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The Positional Quick 3: Offensive Coaches

| June 14th, 2018

I’m traveling in Dingle, Ireland years ago and I’m exhausted. This was my first day ever in Europe and I couldn’t keep my eyes open at 4:30 in the afternoon. My uncle turns to me and says, “Have a quick three. You’ll be fine.” I drank three Guinness in the span of a half hour. Seven hours later I’m dancing to a shitty Irish house DJ with Jenny Pye, a local lass who dreamed of being an EMT in New York City.

I’m very tired of this 2018 off-season. And incredibly eager for the season to begin. So I’m taking the quick three approach to each position group as we head into the summer. Not grading the groups or anything. Just making some points.


Offensive Coaches

  • The Bears have an offensive coordinator in Mark Helfrich who has been working the sideline for 21 years but none of those have been in the NFL. While Matt Nagy will be calling the plays, Helfrich will have tremendous influence on the offensive philosophy and the development of the club’s most important asset: Mitch Trubisky. It’s okay to be skeptical about Helfrich’s concepts and whether they’ll be successful in the league where they play…for pay.
  • Mike Furrey might have one of the trickiest gigs on the staff. The Bears’ receiving room is going to be six guys who – with the exception of White and possibly Bellamy – haven’t played together. Molding them into a cohesive unit will not be an easy task.
  • It’s impossible not to be excited with the way Matt Nagy has handled, well, absolutely everything. The Bears haven’t had a young, exciting head coach in their entire history. Ditka, Wanny and Fox were football lifers – necessary but uninspiring hires. Jauron and Lovie were bores. Trestman was weird. Nagy’s hiring brings to Chicago the optimism of youth. It’s infectious. But now it has to translate to wins or nobody will remember these first few promising months of his tenure.

Next Week: The Other Side of the Ball

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Forget Patience, Bears Offense Should Be Good

| June 6th, 2018

[Editor’s Note: Here’s a companion piece to yesterday’s Data Entry.]

If Matt Nagy and Mitch Trubisky are what Ryan Pace thinks they are, there’s no reason to think the Bears offense won’t be good in 2018.

Nagy has stressed patience since he took over. And he should. His complete vision for the offense is going to take years to implement. But there’s no reason the team shouldn’t be able to score points this year. Generally speaking, teams with good quarterbacks and good coaches score points. Add the fact that the Bears are pretty good at every other offensive position and, there really isn’t a reason to think they won’t score.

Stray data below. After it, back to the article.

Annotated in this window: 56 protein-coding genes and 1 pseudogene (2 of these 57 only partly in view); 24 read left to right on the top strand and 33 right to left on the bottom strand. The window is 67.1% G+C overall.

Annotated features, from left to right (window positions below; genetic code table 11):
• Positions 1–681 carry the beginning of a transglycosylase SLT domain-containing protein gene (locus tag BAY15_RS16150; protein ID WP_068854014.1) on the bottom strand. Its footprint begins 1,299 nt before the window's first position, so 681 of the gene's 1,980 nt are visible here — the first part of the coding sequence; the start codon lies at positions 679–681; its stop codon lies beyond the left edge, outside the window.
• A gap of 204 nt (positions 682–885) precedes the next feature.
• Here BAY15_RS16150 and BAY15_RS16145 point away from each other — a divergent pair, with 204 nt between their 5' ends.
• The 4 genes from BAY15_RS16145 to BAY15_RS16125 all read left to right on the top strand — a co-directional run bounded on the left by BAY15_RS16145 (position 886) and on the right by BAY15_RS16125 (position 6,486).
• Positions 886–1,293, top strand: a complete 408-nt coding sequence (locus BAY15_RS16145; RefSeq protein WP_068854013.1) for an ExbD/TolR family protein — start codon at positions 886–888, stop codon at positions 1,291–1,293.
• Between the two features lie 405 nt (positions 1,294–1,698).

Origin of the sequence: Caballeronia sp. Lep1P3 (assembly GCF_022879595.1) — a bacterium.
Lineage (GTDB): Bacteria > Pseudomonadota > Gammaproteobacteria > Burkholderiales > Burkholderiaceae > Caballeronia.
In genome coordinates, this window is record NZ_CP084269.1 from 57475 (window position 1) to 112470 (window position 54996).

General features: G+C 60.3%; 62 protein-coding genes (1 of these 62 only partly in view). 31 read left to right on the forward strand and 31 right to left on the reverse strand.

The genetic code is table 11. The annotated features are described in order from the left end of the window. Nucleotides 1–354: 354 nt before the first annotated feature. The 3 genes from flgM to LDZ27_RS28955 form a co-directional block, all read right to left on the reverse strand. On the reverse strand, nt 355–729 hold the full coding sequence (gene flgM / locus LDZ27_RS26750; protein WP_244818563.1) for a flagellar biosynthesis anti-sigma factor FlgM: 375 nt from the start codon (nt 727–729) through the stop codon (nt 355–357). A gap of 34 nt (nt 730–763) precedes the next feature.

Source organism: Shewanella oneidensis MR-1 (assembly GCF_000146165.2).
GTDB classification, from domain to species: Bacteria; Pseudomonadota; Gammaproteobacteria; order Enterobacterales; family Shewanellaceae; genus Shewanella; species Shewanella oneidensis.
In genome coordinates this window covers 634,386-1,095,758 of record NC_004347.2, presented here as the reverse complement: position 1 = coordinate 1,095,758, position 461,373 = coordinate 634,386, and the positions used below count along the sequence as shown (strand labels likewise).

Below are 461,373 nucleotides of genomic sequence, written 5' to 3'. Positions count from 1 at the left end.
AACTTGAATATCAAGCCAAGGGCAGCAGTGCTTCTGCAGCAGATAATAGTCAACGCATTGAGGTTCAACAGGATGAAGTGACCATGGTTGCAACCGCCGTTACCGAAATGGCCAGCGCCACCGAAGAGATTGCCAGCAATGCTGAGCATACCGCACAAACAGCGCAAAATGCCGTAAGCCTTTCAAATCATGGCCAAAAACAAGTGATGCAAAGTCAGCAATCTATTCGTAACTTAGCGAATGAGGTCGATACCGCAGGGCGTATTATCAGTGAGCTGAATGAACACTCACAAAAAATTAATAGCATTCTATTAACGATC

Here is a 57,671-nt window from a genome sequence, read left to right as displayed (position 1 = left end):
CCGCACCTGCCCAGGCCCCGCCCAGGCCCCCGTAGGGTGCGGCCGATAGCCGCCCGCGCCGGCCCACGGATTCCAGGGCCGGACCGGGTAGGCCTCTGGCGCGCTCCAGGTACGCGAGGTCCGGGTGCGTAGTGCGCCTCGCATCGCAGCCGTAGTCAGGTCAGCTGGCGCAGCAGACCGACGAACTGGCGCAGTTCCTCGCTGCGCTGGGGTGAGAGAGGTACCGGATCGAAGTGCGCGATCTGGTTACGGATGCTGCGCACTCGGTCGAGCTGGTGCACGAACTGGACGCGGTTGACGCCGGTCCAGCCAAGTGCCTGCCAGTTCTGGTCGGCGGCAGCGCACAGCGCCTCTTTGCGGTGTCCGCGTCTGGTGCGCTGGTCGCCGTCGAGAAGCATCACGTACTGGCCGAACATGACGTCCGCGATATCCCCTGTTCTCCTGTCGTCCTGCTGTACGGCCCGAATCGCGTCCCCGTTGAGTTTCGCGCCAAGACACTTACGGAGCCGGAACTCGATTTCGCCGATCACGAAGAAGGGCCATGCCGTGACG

And while the offense may take those precious years to implement in-full, Nagy knows as well as anyone that coaches don’t necessarily get the kind of time they’d like to see things to fruition. They have to get results, especially once the quarterback is in place.

We saw two great examples of this last year. The first and most obvious was NFL Coach of the Year Sean McVay, whose Rams led the league in scoring and were 10th in yardage. The other is Kyle Shanahan, whose 49ers struggled early before Jimmy Garoppolo took over and led them to an average of 28.8 points and nearly 410 yards per game — including a 15-point effort against the Bears.

(I could also point to Marc Trestman – who had the Bears second in points in his first year – but that would break our longstanding agreement to never discuss him again after what happened in 2014.)

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Excluding Cleveland: How Quickly Do Perennially Bad Offenses Actually Turn It Around?

| June 5th, 2018

Chicago’s offense has been consistently bad for the last four years, ranking in the bottom ten in points scored each of those seasons. It’s been especially awful the last two years, when a host of QB issues have left the Bears 28th and 29th in that same category.